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. 2018 Jun 1;163(2):655-665.
doi: 10.1093/toxsci/kfy058.

Prediction of Drug-Induced Hepatotoxicity Using Long-Term Stable Primary Hepatic 3D Spheroid Cultures in Chemically Defined Conditions

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Free PMC article

Prediction of Drug-Induced Hepatotoxicity Using Long-Term Stable Primary Hepatic 3D Spheroid Cultures in Chemically Defined Conditions

Sabine U Vorrink et al. Toxicol Sci. .
Free PMC article

Abstract

High failure rates of drug candidates in the clinics, restricted-use warnings as well as withdrawals of drugs in postmarketing stages are of substantial concern for the pharmaceutical industry and drug-induced liver injury (DILI) constitutes one of the most frequent reasons for such safety failures. Importantly, as DILI cannot be accurately predicted using animal models, animal safety tests are commonly complemented with assessments in human in vitro systems. 3D spheroid cultures of primary human hepatocytes in chemically defined conditions, hereafter termed CD-spheroids, have recently emerged as a microphysiological model system in which hepatocytes retain their molecular phenotypes and hepatic functions for multiple weeks in culture. However, their predictive power for the detection of hepatotoxic liabilities has not been systematically assessed. Therefore, we here evaluated the hepatotoxicity of 123 drugs with or without direct implication in clinical DILI events. Importantly, using ATP quantifications as the single endpoint, the model accurately distinguished between hepatotoxic and nontoxic structural analogues and exceeded both sensitivity and specificity of all previously published in vitro assays at substantially lower exposure levels, successfully detecting 69% of all hepatotoxic compounds without producing any false positive results (100% specificity). Furthermore, the platform supports the culture of spheroids of primary hepatocytes from preclinical animal models, thereby allowing the identification of animal-specific toxicity events. We anticipate that CD-spheroids represent a powerful and versatile tool in drug discovery and preclinical drug development that can reliably flag hepatotoxic drug candidates and provide guidance for the selection of the most suitable animal models.

Figures

Figure 1.
Figure 1.
Scheme of the experimental outline. The experimental schedule for all experiments included in this study is shown for both human and animal cells.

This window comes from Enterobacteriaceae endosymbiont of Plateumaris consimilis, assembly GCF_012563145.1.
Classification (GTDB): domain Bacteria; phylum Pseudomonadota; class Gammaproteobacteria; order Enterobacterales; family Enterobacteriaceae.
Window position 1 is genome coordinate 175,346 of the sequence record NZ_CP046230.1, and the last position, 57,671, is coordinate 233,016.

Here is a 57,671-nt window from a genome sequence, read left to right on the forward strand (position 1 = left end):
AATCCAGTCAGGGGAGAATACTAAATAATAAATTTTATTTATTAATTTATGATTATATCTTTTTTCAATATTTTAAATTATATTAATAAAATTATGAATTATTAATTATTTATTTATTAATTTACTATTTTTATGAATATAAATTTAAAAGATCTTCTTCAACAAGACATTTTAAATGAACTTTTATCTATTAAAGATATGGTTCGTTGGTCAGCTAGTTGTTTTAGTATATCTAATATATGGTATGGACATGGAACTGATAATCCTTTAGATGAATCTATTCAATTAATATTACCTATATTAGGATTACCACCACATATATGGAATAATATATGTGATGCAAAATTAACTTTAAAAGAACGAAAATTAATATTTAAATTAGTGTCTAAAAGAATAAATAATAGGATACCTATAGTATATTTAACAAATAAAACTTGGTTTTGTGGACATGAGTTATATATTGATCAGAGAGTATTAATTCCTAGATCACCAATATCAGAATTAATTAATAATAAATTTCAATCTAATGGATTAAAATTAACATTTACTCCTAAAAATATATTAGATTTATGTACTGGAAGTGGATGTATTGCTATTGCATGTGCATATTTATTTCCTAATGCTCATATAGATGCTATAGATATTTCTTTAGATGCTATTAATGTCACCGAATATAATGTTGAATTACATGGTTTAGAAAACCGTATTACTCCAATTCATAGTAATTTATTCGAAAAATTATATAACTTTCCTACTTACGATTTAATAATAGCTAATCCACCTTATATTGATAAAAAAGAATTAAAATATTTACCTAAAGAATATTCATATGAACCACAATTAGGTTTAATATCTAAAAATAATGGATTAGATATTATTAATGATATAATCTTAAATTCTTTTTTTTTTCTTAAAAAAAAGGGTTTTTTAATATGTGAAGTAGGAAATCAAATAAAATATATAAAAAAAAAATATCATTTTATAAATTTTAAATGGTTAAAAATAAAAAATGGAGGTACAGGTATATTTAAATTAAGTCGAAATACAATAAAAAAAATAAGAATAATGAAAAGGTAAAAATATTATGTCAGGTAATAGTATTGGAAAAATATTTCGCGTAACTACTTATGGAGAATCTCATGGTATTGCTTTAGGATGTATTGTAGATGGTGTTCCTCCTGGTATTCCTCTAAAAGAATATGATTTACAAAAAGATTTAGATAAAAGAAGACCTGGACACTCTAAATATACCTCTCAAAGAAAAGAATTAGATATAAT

Figure 2.
Figure 2.
Overview of the compound panel tested in this study. A, Pie chart showing the classification of 123 compounds into 70 that have been associated with DILI events in the clinic (shades of red) and 53 that have not been reported to cause clinically apparent liver injury (green). B, Venn-diagram visualizing the reported DILI patterns for the 70 DILI positive compounds. C, Pie chart depicting the distribution of the 123 tested compounds across therapeutic areas. D, Therapeutic cmax serum concentrations of DILI positive and DILI negative medications are overall similar. E, Most drugs tested in this study are extensively metabolized by the liver. Overall, the DILI negative compounds show a slight tendency for less hepatic metabolism compared with DILI positive drugs.
Figure 3.
Figure 3.
Compounds implicated in clinical DILI events exhibit substantial hepatotoxicity in the CD-spheroid system. Overview of the experimentally determined viabilities for DILI negative (green) and DILI positive (red) compounds at 1×, 5×, and 20× of the therapeutic serum concentration (cmax) after 2 weeks of exposure. Viability as determined by ATP quantifications relative to untreated controls is shown. The dashed line indicates viability of the respective control spheroids (100%). The gray shaded box highlights the viability interval in which compounds are classified as hepatotoxic (<80%). Note that viability decreases dose-dependently when hepatocytes are exposed to DILI positive but not to DILI negative compounds. Error bars indicate SD **, ***, and **** indicate p < .01, p < .001, and p < .0001 in a 2-tailed heteroscedastic t-test, respectively.